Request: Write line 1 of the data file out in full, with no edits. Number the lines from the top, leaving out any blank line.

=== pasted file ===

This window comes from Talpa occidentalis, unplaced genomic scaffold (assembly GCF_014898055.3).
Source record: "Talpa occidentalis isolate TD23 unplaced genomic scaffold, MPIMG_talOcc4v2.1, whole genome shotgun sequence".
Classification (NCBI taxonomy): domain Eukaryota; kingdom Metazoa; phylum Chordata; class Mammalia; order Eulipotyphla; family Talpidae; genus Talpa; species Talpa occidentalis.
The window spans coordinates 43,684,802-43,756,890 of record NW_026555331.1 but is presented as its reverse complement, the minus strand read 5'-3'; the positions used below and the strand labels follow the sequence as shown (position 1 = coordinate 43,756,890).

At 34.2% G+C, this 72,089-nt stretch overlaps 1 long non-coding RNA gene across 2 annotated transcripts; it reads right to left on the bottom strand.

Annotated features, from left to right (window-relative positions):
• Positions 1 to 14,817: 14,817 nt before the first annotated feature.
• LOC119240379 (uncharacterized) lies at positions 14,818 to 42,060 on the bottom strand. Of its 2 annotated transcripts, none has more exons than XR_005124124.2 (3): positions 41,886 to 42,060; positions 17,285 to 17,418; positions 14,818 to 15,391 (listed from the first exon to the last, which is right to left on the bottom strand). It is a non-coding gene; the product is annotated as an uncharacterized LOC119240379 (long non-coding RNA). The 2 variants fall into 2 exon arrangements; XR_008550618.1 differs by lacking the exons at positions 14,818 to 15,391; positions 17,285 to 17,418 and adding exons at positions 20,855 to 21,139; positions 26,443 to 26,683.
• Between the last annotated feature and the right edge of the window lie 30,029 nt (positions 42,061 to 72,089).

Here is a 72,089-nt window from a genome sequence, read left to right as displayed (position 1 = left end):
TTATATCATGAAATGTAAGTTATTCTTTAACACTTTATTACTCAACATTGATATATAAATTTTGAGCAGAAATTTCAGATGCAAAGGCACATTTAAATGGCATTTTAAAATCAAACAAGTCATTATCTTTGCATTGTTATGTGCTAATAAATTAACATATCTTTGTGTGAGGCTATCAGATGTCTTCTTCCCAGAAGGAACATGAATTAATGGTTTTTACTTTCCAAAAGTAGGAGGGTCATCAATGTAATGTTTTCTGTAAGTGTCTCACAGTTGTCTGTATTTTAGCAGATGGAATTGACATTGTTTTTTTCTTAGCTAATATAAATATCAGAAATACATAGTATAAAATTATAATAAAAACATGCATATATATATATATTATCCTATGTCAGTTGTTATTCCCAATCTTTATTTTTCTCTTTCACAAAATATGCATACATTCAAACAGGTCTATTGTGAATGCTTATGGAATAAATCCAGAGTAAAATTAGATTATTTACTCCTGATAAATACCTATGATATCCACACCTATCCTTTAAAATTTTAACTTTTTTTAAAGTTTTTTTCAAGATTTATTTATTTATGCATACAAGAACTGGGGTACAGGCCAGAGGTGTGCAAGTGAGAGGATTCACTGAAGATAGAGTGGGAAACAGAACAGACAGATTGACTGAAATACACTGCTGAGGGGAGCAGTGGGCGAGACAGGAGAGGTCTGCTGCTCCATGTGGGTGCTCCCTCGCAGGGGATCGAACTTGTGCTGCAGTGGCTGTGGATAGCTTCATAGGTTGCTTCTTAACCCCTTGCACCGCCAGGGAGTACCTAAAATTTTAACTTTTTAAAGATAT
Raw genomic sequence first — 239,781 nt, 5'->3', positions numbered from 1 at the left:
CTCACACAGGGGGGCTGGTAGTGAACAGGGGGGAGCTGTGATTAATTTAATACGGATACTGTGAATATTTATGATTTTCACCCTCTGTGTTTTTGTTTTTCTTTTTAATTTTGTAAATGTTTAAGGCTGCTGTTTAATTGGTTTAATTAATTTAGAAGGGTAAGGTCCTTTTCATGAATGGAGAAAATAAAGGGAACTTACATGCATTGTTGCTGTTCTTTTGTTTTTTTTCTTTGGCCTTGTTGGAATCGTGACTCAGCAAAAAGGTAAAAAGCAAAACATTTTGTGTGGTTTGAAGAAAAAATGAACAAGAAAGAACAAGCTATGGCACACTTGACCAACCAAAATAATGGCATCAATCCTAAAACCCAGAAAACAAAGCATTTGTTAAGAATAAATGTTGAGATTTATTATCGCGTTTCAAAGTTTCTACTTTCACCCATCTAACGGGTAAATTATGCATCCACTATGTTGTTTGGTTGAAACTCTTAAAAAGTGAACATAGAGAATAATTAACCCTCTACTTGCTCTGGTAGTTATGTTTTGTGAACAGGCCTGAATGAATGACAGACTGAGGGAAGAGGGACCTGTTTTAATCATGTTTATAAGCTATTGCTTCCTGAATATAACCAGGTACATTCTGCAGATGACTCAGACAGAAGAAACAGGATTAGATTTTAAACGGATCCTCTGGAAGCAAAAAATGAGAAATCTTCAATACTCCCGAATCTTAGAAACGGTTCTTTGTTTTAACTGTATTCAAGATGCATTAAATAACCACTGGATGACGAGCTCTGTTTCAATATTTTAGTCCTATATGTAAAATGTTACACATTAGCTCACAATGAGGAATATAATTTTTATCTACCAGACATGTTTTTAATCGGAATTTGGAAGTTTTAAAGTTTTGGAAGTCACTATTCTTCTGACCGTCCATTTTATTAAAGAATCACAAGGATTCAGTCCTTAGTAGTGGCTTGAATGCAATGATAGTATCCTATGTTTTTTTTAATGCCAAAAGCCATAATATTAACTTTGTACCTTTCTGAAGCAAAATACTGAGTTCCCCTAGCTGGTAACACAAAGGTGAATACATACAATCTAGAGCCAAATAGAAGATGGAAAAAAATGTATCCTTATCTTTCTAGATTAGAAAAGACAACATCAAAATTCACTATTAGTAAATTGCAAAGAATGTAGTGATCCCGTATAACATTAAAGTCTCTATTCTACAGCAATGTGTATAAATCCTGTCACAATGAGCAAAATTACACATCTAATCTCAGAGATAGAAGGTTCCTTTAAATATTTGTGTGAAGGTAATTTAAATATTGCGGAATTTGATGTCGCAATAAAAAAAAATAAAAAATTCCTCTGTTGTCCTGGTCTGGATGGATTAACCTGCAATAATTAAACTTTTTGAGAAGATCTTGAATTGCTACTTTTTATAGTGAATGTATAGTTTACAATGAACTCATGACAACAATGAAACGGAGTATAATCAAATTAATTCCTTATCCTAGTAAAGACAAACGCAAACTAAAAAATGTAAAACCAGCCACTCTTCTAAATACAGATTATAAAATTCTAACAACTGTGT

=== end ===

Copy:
This window comes from Talpa occidentalis, unplaced genomic scaffold (assembly GCF_014898055.3).